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Pekin Daily Times, Nov. 12, 1928

Resident of East Bluff for Thirty Years Died Today

Adolph Faux, a resident of the East Bluff for 30 years, died at his home this morning at 7 o'clock.  He was a son of John and Zella LaGrand Faux and was born at Provane, France May 17, 1879.  His marriage was to Zelia Beharrelle.

He was a miner by occupation, a member of the United Mine Workers local and previous to his last illness was employed at the mine of Crescent Coal company.  He is survived by three sons, Adolph, Paul and Alfred Faux, one daughter, Mrs. Florence Robinson and the following brothers and sisters; John and Charles Faux, Roanoke; August and Frank Faux, Mrs. Julius Buff, Mrs. August Warrenburg, and Mrs. Rosa Freeman, Pekin, and Mrs. Gertie Charles, Missoula, Mont.

The body was taken to the Noel funeral home, where friends may call.  funeral services will be held at the funeral home Wednesday afternoon at 2 o'clock and interment will be in Lakeside cemetery.


Transcribed and donated by Carole Hill Martin

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Pekin Daily Times, Sept. 10, 1946

Adolph Faux Killed in Motorcycle-Train Crash; Saves Woman's Life

Adolph Faux, 45, foot of Charlotte street, died last night when his motorcycle crashed into the side of a southbound Chicago and North Western railroad freight train in Orchard Mines at 8:17 p.m.

Traumatic amputation of both legs below the knees resulted in severe bleeding.  An autopsy was performed by dr. L. F. Teter this morning.

Mrs. Mary Dilts, 22, of the Roberts Hotel, Canton, who was riding on the motorcycle with Faux, escaped serious injurey in a last heroic action by the victim.

Faux, an expert motorcyclist, saw the train at the last minute and maneuvered the cycle in a effort to slow its speed and avert the crash.  When he saw that the efforts wouldn't succeed, he hurled Mrs. Dilts from the machine just before the cycle crashed into the train.

Snaps Coupling

Force of the collision snapped a coupling between two of the freight cars, separating the train into two sections.  Apparently Faux was hurled under the wheels of one of the cars.

Following the tragedy the motorcycle was lying on the left shoulder of the road.  Faux was lying nearby.  He is believed to have lived a short time after the accident, but upon his arrival at the Pekin hospital at 8:55 p.m., was pronounced dead by Dr. Nelson A. Wright, Jr.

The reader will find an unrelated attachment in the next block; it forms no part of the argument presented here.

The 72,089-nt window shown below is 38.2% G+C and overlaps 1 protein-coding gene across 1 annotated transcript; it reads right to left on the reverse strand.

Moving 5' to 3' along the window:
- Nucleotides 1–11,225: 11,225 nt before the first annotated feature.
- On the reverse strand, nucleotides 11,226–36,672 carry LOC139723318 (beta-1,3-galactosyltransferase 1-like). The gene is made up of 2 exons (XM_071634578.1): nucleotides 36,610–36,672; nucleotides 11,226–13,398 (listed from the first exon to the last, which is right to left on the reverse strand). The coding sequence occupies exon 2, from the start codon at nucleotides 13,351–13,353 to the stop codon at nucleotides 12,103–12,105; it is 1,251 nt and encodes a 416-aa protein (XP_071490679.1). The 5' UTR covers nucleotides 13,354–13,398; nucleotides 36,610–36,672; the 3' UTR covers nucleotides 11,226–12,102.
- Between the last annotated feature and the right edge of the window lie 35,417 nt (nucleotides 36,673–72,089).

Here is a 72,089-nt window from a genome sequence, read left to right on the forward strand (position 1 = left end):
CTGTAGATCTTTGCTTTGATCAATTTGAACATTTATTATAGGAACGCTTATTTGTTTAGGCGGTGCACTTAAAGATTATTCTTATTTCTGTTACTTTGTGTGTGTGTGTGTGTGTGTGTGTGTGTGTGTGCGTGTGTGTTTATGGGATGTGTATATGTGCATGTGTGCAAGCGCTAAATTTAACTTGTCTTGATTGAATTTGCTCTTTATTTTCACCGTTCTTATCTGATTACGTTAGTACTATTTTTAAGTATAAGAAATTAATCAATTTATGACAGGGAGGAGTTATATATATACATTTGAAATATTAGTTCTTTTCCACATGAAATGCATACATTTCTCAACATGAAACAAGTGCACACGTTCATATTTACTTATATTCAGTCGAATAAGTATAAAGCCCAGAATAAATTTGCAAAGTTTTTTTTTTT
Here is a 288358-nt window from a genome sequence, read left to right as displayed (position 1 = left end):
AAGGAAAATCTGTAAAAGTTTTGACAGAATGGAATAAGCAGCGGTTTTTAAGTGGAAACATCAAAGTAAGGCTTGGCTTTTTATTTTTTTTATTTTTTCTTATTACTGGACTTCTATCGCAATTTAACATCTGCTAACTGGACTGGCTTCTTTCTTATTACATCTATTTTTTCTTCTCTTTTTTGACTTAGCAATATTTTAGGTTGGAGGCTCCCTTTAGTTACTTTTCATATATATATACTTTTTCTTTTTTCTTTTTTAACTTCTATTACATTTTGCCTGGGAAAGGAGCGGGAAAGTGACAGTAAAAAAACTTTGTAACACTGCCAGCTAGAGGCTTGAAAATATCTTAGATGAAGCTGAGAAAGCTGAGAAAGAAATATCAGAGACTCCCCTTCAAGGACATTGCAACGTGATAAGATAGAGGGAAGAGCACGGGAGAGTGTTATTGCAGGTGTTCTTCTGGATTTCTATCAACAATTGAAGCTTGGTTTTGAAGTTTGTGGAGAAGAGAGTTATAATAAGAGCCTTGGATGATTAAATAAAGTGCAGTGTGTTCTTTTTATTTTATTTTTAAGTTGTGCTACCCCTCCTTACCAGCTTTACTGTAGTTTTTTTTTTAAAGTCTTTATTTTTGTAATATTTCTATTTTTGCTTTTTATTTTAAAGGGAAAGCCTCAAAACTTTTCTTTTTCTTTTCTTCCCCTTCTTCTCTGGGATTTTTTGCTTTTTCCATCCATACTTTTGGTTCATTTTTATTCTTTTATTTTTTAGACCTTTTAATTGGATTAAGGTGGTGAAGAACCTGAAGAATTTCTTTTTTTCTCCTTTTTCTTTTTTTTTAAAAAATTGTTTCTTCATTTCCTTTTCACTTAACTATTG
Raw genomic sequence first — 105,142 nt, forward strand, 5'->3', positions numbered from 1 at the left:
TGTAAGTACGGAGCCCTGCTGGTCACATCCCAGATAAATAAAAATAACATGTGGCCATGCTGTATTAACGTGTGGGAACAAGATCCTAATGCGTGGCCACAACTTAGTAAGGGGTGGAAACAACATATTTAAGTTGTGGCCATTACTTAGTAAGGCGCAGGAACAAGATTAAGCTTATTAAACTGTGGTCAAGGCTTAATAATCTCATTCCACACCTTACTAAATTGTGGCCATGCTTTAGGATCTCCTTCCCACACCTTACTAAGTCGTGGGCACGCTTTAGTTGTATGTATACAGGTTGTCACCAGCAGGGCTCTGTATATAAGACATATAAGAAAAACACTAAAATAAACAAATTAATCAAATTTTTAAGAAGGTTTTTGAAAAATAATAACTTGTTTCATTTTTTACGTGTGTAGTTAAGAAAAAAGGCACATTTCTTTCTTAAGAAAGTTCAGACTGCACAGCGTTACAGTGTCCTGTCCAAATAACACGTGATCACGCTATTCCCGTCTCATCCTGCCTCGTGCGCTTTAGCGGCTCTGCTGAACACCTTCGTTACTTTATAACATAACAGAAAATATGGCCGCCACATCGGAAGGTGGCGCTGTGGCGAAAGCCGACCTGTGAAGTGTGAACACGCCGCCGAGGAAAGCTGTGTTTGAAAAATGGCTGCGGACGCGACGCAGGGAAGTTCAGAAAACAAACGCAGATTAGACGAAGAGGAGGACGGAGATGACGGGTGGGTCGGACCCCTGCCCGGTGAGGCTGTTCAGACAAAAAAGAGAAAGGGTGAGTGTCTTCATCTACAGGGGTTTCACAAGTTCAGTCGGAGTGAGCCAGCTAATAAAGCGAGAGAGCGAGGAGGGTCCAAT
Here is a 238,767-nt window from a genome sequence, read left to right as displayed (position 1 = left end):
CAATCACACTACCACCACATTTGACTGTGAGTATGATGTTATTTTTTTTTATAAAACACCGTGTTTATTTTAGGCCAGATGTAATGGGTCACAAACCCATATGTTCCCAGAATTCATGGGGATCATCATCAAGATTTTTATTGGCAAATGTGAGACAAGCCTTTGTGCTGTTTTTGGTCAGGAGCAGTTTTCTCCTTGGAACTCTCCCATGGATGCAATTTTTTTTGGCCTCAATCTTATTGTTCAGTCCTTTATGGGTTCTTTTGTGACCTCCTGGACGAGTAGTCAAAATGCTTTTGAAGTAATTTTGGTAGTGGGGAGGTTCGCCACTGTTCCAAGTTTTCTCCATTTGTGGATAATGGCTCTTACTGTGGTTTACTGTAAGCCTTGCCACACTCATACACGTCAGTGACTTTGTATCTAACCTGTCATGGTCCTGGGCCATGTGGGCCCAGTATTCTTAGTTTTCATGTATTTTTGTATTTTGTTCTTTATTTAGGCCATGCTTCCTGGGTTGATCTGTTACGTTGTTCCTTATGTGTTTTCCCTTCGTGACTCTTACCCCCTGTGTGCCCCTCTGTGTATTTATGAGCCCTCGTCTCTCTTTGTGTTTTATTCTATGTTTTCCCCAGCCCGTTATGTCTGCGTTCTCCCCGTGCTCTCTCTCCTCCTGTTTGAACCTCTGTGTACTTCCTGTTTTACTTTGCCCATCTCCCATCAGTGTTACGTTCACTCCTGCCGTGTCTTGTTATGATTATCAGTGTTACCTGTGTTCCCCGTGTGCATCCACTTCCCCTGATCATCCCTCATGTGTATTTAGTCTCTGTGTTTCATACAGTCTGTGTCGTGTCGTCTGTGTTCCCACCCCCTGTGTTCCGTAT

Mrs. Dilts was taken to the Pekin hospital, where she is being treated for severe cuts and bruises.

First Ride

According to Mrs. Dilts, she had been visiting in Pekin together with a group of friends. They met Faux and in the course of their conversations, she told him she had never ridden on a motorcycle.  When she and her friends were ready to return to Canton by automobile, Faux offered to let Mrs. Dilts ride as far as Orchard Mines on the motorcycle.

The others of Mrs. Dilts party followed them in the automobile, according to the report.

The accident came as the motorcycle neared Orchard Mines on the dike road running west from Pekin.  there is no electric signal at the crossing and apparently Faux did not see the freight train that was crossing the highway until it was too late to avoid the crash.

Didn't Know Speed

Mrs. Dilts said that she thought they were traveling at about 35 miles an hour, but could not see the speedometer.

Immediately, after the crash, members of Mrs. Dilts' party who were in the car following the motorcycle rushed her to the Pekin hospital.

Among the law enforcement officers reaching the scene were State Patrolman Anthony Trunk and Pekin Police William King and Roy Cobb.  Trunk phoned Peoria for an ambulance and the Pekin police phoned Pekin.  Faux was picked up by the Kuecks ambulance of Pekin and taken to the Pekin hospital.

Cycle Wrecked

The motorcycle was completely wrecked.  The engine was torn loose from the frame.  Tire marks on the pavement revealed the skidding action Faux had employed in his effort to stop the machine.

Faux was an ironworker.  His wife, Mrs. Gertrude Faux said that he had left home at about 6:30 o'clock last night to go to the river where he had a boat.

Mrs. Dilts is employed as a waitress in a Canton coffee shop.

The inquest into the death of Faux has been set for 2 p.m. Monday by Dr. Charles Nelson, coroner.

Funeral services will be Thursday, at 2 p.m. at Kuecks Funeral home.  Faux was born July 31, 1901 in Roanoke, the son of Adolph and Zlelis Faux.  He married Gertrude Mathias June 8, 1941 in Hannibal, Mo. Faux was a member of the Eagles club and Iron Workers union, local 112, Peoria.  He had been working at the George D. Johnson Co.

Faux is survived by his widow; one son, Robert; his mother, Mrs. Zlelis Faux; two brother, Alfred Faux, Indiana, and Paul Faux, Pekin; and one sister, Mrs. Joe Loougher, East Peoria.


Transcribed and donated by Carole Hill Martin

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